Below the Hill Complex sits the most stunning of Great Zimbabwes structures, the Great Enclosure, or Elliptical Building. Called Imbahuru, meaning "the house of the great woman" or "the great house," by the Karanga-speaking people who lived there during the 19th century, the Great Enclosure was built at the height of Great Zimbabwe's power. (Karanga is the most common dialect of Shona and is spoken by the inhabitants of south-central Zimbabwe.) The enclosing wall is 800 feet long and stands 32 feet high at some places; an estimated one million blocks were used in its construction. An inner wall runs along part of the outer wall, creating a narrow, 180-foot-long passageway.

The function of the Great Enclosure is not known, although it is thought to have served as a royal palace. Because of the presence of grooves in the walls (perhaps representing the female anatomy) and of phallic structures, some historians have postulated that the compound was used for adolescent initiation rites or for other important ceremonies. It may have also housed the many wives of the ruler. The great conical tower, which stands 30 feet high and is 18 feet in diameter at the base, appears not to have been used for any particular purpose and may have served a merely symbolic function.

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In addition to the Hill Complex and the Great Enclosure, Great Zimbabwe is made up of the smaller Valley Ruins. This series of compounds stands in the valley between the two larger structures. The walls seem to be youngest here, suggesting that these structures were built as the population expanded and Great Zimbabwe needed more residential space.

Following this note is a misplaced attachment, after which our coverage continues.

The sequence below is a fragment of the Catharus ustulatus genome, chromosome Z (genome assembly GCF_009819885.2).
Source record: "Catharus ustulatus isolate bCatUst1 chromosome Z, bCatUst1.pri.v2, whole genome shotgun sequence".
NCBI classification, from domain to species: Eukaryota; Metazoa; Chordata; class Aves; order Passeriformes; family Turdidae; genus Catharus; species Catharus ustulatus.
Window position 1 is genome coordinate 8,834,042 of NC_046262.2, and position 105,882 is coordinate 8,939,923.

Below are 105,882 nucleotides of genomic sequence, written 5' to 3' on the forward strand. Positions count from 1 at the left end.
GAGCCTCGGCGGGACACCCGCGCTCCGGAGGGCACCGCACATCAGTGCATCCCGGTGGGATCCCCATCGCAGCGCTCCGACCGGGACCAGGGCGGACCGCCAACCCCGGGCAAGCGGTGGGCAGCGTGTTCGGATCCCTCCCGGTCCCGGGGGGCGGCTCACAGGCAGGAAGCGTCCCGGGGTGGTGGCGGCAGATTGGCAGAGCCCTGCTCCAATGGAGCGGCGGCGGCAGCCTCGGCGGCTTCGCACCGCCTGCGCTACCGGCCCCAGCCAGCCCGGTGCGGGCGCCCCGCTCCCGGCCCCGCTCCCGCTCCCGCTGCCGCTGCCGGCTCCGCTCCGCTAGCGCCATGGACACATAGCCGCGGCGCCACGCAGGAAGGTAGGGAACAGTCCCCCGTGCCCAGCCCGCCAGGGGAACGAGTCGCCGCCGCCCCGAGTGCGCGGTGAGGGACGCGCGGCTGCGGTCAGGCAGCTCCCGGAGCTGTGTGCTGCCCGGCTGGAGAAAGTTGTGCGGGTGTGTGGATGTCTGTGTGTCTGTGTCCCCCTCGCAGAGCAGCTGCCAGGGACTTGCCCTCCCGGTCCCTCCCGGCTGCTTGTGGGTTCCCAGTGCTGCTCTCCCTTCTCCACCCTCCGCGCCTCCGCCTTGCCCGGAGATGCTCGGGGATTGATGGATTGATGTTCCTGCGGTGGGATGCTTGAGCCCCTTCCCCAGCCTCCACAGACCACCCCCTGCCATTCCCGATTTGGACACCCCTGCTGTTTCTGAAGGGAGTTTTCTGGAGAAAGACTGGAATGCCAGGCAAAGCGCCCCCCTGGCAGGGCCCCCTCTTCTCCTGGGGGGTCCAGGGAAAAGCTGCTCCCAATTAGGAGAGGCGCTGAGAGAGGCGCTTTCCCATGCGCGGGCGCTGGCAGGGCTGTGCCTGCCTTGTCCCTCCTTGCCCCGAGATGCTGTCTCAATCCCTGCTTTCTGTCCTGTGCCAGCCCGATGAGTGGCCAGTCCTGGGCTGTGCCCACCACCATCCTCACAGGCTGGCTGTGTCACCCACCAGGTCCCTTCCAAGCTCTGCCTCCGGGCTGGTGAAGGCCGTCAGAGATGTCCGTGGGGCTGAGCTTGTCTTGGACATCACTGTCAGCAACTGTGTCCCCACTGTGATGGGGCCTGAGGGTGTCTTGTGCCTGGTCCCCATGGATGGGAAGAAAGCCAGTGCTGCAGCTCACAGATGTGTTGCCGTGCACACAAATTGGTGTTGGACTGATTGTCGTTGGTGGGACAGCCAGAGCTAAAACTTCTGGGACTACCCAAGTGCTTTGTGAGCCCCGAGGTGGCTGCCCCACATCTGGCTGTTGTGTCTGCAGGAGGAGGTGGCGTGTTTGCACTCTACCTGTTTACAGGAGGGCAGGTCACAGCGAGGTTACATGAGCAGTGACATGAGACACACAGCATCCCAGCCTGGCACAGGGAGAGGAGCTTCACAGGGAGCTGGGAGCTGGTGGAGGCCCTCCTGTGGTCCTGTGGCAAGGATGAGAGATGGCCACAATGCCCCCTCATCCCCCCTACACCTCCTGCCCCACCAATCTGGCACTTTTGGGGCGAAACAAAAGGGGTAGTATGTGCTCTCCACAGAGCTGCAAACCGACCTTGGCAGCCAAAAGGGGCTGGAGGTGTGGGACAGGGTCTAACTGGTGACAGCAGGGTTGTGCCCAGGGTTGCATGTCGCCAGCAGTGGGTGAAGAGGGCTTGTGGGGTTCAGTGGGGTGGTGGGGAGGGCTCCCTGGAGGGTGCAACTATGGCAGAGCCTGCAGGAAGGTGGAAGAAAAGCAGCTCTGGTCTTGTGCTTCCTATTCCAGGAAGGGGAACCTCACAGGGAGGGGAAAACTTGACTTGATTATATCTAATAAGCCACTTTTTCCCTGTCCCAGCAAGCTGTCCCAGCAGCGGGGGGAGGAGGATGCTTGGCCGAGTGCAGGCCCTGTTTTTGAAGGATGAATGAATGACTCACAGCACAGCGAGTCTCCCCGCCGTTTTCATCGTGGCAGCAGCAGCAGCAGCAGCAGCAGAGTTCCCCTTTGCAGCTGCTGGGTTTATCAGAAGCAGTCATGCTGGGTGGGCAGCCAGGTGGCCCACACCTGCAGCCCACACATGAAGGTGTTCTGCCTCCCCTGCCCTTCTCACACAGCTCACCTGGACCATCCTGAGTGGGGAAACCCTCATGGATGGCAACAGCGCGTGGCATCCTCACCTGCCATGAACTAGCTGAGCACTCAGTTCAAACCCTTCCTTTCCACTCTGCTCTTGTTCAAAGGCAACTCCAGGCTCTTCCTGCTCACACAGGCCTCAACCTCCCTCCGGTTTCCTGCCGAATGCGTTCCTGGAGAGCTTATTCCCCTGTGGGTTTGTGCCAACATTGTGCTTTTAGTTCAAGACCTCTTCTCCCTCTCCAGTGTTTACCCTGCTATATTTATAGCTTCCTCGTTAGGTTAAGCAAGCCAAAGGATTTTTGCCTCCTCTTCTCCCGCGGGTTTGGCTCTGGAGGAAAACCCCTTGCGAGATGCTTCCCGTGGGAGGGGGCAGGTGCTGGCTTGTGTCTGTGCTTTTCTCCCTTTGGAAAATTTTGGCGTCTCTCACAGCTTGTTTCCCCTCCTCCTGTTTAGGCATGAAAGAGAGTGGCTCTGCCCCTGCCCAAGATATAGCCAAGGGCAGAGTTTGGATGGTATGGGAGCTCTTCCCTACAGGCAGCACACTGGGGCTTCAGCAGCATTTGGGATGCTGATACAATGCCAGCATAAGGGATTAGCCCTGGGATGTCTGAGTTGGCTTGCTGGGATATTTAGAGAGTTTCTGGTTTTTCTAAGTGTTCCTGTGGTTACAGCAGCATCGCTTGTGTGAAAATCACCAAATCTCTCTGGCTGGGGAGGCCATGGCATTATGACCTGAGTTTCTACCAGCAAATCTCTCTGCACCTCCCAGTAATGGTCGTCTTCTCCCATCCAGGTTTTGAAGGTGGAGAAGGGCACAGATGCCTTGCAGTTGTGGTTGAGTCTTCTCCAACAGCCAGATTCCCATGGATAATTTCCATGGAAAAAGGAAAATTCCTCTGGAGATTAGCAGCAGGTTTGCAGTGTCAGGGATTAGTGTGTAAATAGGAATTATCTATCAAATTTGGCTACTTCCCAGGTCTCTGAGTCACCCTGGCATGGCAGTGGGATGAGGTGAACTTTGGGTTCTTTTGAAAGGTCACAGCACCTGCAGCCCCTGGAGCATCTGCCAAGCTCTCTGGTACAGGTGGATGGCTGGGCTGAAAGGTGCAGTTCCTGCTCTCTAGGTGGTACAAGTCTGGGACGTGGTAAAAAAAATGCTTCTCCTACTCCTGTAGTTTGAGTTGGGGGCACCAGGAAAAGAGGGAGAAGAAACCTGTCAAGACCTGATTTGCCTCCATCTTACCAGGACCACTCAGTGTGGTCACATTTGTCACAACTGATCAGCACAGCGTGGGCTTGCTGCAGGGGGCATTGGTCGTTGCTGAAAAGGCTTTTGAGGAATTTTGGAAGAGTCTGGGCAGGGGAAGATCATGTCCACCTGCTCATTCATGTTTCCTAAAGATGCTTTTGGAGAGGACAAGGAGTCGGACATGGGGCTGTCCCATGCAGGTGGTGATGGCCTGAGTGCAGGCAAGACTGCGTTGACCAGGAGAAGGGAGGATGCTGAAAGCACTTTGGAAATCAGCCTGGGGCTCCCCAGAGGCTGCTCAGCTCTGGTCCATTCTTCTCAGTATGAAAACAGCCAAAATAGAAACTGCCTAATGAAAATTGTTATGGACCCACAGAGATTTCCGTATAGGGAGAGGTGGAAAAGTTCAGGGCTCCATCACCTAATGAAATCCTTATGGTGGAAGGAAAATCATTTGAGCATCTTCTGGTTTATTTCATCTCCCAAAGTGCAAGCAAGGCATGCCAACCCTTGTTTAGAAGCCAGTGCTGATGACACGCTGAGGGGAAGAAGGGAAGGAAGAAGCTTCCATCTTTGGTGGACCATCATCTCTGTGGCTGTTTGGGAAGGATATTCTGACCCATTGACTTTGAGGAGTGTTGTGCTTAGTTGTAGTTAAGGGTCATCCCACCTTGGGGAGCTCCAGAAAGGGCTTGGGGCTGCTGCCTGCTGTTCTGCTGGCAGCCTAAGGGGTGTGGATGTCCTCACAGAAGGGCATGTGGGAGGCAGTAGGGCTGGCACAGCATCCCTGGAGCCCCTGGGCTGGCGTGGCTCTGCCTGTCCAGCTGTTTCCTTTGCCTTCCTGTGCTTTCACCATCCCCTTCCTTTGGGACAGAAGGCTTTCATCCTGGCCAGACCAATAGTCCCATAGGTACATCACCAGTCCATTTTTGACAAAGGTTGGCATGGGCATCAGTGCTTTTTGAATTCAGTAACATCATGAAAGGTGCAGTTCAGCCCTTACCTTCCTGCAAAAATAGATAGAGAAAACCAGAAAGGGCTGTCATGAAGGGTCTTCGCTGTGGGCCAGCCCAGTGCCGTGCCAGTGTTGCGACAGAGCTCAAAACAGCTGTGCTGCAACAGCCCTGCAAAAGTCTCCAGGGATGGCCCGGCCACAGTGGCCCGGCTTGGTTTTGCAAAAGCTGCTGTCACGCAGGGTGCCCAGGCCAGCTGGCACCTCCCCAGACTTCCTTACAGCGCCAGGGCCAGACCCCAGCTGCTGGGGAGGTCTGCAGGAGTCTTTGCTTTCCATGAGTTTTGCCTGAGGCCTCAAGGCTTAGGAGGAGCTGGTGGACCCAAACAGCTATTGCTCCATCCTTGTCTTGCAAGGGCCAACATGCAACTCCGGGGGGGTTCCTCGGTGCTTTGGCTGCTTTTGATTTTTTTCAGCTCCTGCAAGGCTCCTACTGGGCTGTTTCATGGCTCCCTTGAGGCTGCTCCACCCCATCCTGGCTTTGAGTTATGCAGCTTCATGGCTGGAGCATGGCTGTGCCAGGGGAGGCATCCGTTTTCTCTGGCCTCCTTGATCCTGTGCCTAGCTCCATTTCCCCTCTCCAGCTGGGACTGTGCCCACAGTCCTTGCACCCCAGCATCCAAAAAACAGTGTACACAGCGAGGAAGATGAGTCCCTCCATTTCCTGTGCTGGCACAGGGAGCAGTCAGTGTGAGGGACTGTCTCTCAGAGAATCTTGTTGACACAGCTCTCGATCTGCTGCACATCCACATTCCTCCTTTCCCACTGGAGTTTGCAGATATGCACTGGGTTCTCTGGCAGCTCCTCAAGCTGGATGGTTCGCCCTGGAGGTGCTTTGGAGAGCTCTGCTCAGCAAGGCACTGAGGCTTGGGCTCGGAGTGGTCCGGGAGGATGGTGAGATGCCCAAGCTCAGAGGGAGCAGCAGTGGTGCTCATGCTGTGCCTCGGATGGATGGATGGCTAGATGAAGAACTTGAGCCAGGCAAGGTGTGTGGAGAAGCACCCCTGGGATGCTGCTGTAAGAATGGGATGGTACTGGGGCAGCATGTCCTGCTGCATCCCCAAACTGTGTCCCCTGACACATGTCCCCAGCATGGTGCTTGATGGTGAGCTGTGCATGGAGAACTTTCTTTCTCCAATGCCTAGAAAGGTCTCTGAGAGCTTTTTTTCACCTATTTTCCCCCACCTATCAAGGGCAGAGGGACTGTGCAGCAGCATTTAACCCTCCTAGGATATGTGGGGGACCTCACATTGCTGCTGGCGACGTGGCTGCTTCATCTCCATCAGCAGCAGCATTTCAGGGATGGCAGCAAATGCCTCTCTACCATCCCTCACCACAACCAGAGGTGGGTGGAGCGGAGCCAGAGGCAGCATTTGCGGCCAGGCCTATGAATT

Great Zimbabwe is unusual not only in its size but in its stonework. Many of the structures are made of rectangular blocks cut from nearby granite outcroppings. The city's name derives from the Shona term dzimbabwe, meaning "houses of stone." The blocks, set in layers without mortar, form stable free-standing, curved walls that are often about twice as high as they are wide. Although round, buttresslike structures rest along the base of many walls, they have no supportive role. Some archaeologists speculate that these curved extensions may have served to soften the approach to a doorway, or to have made passageways more complicated to navigate or perhaps even to have hidden rooms from direct view. They also may have served to control access to some areas, because people could have moved into the area in single file only.

The stonework is, in certain places, astonishingly sophisticated: rounded steps grace some of the entrances, and chevron designs decorate some of the walls. The walls are also punctuated by drains and occasionally by four-foot-wide doorways, some of which had wood lintels.

A Mysterious Culture